In our increasingly hostile culture, it seems that religion is being relegated to something done behind closed doors away from the public square. But for a person to have true religious freedom, he or she must be allowed to practice faith and morals in all areas of daily life, which can take quite a visible form at times. This freedom is important so a person does not have to choose between maintaining a means of living here on earth or possibly “forfeiting the loss of his soul.”
It seems our society needs to examine the proper place of rights and responsibilities and how freedom can be effectively exercised within the practice of both.
Thank You, Mother
I am deeply saddened by Mother Angelica’s death. To me, she represents the greatest influence in my life since 1994, when I came to America.
Mother Angelica reminded me so much of my grandmother, very strong, tough, but very holy. My grandmother was bedridden for the last eight years of her life. Seeing Mother Angelica suffer because of stroke and enter her Calvary, she brought together a tremendous bunch of people who are driven to educate the world and help spread the message of the Gospel.
I am certain that my journey home to the Church and the rise of my faith was because of EWTN. I am very honored that I was allowed to be open to the faith and that EWTN has allowed me to travel the world and travel back in time [through EWTN programs]. Thank you, Mother, thank you EWTN, and, most of all, thank you God for giving us great leadership, especially a holy woman in Mother Angelica.
We are far better off for knowing her and knowing how she founded one of the most influential TV and radio organizations in our time.
Praise God forever; praise the Trinity; praise Mary, Mother of God; praise all our saints.
Des Moines, Iowa
Politics Instead of Faith
Many thanks for Father Raymond J. de Souza’s report on Notre Dame’s “false civility” (“Notre Dame’s False Civility at the Expense of Truth,” page one, May 15 issue).
What has been going on at Notre Dame for a long time is disgraceful; does it really deserve to be called a Catholic university?
Father Jenkins and the school’s presidents before him, at least back to Father Hesburgh, all have been anxious to cultivate the good feelings and friendships of politicians like President Obama and others like Joe Biden, Nancy Pelosi, Daniel Patrick Moynihan, et al.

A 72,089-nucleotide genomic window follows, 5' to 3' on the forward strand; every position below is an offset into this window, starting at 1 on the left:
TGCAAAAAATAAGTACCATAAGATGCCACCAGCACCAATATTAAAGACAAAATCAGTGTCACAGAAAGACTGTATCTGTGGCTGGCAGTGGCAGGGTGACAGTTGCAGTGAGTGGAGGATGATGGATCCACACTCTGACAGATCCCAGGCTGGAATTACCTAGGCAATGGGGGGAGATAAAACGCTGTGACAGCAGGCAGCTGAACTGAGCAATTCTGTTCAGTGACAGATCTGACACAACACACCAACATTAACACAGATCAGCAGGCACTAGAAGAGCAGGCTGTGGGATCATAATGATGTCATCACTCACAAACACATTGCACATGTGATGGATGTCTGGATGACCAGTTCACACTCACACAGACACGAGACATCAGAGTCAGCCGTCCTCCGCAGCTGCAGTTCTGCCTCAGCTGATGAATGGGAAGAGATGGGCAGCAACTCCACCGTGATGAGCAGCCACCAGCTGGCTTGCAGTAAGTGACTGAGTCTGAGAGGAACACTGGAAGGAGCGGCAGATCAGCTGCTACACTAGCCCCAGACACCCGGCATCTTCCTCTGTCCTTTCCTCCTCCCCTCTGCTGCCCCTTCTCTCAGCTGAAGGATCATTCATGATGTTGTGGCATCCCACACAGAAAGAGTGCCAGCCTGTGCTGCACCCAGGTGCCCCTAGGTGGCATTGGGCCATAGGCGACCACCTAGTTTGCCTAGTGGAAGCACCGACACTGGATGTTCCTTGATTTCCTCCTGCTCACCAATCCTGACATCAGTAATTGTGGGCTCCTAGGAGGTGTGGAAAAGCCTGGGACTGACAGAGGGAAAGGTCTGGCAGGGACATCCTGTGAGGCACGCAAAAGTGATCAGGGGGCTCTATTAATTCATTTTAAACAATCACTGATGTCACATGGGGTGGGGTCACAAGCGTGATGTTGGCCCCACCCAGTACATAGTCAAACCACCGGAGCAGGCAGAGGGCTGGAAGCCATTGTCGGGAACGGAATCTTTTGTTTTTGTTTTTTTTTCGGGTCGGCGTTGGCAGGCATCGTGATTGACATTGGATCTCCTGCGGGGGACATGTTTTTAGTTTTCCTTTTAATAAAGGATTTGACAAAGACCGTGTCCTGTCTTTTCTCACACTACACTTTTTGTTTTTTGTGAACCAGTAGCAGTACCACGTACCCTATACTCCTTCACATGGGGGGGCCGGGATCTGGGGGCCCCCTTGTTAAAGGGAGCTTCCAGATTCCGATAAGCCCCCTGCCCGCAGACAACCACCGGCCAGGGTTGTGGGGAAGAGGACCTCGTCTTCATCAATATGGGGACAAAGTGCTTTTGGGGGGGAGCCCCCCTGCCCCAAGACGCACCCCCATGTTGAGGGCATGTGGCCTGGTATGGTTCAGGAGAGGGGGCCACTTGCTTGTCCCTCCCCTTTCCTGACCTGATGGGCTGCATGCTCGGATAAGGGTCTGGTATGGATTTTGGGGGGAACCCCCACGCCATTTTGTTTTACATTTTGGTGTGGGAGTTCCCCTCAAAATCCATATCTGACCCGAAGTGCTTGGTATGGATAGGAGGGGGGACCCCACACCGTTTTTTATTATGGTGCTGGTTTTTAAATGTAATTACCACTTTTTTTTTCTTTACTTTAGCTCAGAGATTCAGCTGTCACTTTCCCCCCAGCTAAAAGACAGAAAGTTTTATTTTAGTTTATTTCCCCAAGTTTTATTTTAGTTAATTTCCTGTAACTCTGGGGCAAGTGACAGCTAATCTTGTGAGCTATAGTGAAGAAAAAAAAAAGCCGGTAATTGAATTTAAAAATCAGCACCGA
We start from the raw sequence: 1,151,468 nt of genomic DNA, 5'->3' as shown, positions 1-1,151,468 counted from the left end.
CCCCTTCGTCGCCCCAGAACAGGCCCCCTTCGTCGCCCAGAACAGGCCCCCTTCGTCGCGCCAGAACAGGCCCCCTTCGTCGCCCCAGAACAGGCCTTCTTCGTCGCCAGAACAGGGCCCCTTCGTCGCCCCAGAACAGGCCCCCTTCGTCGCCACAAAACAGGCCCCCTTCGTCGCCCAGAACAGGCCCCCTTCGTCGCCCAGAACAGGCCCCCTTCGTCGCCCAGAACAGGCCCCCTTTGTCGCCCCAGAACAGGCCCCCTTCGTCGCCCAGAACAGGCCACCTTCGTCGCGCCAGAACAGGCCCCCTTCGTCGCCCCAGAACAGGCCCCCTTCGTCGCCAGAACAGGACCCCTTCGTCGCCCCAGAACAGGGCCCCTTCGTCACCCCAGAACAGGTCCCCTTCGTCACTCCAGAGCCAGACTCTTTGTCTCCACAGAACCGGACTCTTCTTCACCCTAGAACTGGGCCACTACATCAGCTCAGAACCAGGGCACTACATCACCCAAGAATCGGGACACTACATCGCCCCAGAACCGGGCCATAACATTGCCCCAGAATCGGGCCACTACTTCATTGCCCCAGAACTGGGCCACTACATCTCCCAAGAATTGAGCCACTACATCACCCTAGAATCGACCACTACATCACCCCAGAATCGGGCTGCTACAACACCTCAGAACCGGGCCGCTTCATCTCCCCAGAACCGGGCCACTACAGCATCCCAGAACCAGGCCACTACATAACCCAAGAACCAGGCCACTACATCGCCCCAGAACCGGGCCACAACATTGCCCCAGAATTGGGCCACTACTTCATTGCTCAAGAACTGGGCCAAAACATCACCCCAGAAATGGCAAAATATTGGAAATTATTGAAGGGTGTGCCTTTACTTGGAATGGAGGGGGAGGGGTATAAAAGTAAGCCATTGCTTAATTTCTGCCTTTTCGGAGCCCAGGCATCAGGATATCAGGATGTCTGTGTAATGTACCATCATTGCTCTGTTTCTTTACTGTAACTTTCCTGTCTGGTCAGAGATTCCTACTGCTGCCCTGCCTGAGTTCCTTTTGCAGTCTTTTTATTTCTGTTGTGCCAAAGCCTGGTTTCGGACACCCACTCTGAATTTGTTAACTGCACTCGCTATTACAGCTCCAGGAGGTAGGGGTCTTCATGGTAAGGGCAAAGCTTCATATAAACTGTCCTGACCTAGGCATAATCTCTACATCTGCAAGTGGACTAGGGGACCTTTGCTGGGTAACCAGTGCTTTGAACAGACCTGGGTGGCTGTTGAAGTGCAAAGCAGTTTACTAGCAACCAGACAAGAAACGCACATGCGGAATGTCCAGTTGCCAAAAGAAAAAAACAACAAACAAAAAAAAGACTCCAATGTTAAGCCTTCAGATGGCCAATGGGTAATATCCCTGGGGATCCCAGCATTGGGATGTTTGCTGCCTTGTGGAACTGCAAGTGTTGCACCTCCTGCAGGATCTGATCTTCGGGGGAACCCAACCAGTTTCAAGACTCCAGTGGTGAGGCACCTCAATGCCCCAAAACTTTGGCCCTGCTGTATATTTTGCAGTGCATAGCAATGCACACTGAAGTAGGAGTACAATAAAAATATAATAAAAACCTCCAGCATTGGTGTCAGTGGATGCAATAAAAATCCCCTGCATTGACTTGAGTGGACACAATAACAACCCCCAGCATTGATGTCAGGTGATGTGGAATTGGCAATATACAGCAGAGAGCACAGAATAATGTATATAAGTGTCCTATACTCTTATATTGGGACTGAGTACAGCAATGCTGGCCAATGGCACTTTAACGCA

There are lots of distinguished non-Catholics who are strongly pro-life. Perhaps Notre Dame should bring a few of them to South Bend and hang medals on them.
John G. Hubbell
Reject God at Your Peril
Relative to “Cardinal Schönborn’s Five-Point Guide” (page one, May 15 issue):
If I recall correctly, the “Pandora’s box” concerning American Catholics’ widespread use of artificial contraception began with a pope deciding to review the Church’s teaching on the subject. Although the Church’s teaching on artificial contraception did not change, many people took this “review” as anticipated approval. Although a grave sin, today’s statistics show most Catholics use artificial birth control, with few to no clergy preaching on its evils.
Let us pray the recent “reviews” of divorced-and-remarried Catholics who are without an annulment being given holy Communion and women becoming permanent deacons do not also follow past precedent, where the Church’s teaching remains unchanged but the practice of the teaching is tragically ignored.
We are correctly taught that God will always love us, regardless of what we do. But God will also always love Satan. Let us not forget that Satan is in hell and always will be. We, too, will join Satan if we reject what God has taught us.
Flower Mound, Texas